Outlook 2021: The emergence of Indian SaaS and the road ahead
As an active investor in enterprise technology over the last two decades, we have closely seen the gradual shift from legacy, on-premise software to SaaS (software as a service) becoming an indispensable part of businesses globally, allowing organisations to drive both cost and revenue efficiencies, worth billions of dollars.
By switching to a SaaS platform, customers benefit from greater accessibility to software applications from any location or device; higher scalability and integrations with other SaaS offerings; automatic updates for new releases enabling access to the latest features without having to maintain the software; and increased productivity, allowing for an increased focus on their core business.
The cloud-based software model has helped create a $250 billion global market for software products and the BVP Nasdaq Emerging Cloud Index, an index designed to track the performance of emerging public cloud software companies has continued to significantly outperform all other major indices in the US in the past 5 years.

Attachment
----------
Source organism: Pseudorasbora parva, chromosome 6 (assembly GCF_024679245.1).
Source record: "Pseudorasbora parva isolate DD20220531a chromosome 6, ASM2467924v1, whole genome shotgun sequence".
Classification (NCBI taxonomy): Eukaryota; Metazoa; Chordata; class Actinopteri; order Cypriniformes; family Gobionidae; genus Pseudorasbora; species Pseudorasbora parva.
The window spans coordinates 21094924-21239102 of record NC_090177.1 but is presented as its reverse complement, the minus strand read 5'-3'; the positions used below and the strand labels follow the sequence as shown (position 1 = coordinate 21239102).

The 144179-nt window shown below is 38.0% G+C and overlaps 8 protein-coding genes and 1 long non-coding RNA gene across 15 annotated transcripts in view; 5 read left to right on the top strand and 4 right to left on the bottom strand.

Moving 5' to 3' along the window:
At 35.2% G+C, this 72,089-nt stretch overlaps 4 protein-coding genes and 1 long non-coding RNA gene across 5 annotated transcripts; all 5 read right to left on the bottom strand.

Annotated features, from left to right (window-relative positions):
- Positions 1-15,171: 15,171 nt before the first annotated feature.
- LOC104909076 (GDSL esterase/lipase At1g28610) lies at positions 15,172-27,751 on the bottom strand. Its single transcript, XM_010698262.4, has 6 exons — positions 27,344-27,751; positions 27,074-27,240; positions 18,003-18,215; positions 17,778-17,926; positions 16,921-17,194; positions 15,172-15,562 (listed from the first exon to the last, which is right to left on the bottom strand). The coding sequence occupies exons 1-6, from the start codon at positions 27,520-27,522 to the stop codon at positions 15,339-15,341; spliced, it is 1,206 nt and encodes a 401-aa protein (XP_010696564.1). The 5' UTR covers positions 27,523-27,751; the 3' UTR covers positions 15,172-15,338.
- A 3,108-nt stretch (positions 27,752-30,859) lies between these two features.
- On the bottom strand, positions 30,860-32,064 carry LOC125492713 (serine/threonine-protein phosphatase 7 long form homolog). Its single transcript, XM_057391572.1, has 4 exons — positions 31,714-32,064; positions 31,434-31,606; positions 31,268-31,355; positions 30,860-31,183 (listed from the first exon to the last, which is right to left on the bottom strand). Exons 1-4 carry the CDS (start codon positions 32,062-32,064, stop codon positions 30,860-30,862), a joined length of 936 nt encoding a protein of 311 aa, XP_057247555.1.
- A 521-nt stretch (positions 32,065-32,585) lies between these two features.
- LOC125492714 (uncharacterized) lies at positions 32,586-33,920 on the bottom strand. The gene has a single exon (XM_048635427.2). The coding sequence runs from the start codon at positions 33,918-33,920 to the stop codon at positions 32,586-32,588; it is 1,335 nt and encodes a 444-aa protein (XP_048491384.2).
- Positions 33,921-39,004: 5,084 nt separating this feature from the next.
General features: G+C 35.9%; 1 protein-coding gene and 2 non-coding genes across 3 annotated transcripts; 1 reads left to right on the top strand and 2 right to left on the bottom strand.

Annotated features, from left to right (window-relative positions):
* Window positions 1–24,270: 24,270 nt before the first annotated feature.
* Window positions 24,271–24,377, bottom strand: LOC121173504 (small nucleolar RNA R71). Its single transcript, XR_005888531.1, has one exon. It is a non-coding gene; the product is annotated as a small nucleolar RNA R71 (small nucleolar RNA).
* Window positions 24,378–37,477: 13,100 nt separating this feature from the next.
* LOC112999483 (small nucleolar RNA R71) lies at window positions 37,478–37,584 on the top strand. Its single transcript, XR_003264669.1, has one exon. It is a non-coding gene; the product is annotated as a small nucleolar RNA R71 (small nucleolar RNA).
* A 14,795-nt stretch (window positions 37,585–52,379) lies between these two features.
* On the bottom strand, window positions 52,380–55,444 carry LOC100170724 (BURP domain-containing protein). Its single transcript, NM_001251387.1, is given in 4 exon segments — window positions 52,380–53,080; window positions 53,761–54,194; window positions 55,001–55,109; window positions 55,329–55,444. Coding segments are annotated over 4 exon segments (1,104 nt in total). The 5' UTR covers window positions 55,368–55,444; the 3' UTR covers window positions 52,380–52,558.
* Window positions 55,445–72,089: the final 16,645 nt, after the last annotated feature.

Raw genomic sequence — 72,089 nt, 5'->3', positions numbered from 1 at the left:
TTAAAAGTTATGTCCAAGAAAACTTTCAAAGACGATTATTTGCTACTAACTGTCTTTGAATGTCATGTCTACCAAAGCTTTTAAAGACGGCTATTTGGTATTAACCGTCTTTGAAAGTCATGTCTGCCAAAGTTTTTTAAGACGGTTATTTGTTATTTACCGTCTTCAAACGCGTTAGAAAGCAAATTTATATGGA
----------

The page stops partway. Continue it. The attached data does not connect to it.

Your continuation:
Today, the combined market capitalization of the 54 SaaS companies included in the BVP Nasdaq Emerging Cloud Index stands at $1.9 trillion. The more recent unicorns and decacorns have gotten to significant valuation milestones at a much faster rate, implying an increased rate of adoption of SaaS products across the globe.
The Indian SaaS juggernaut has just started
Against this global backdrop, the Indian SaaS ecosystem has also come a long way. From the early wave of successful SaaS startups primarily targeting SMBs in the US, we have seen the emergence of companies such as Icertis and Whatfix that are cementing their roots within large enterprise customers with category-leading, enterprise-grade products. As per a report by NASSCOM, the overall SaaS revenues for Indian companies are estimated at c. $3.5 billion with c. 75% of it coming from global markets. This number is expected to grow to $20-25B over the next 4-5 years.
This growth was made possible because of a wide base of skilled engineering talent stemming from a large IT services workforce and a meaningful number of fresh graduates; the global ambition of founders, several of whom have spent time at pioneering product companies; capital efficiency by bringing competitive products to market at a fraction of the cost in western markets; and excellent 24x7 customer support.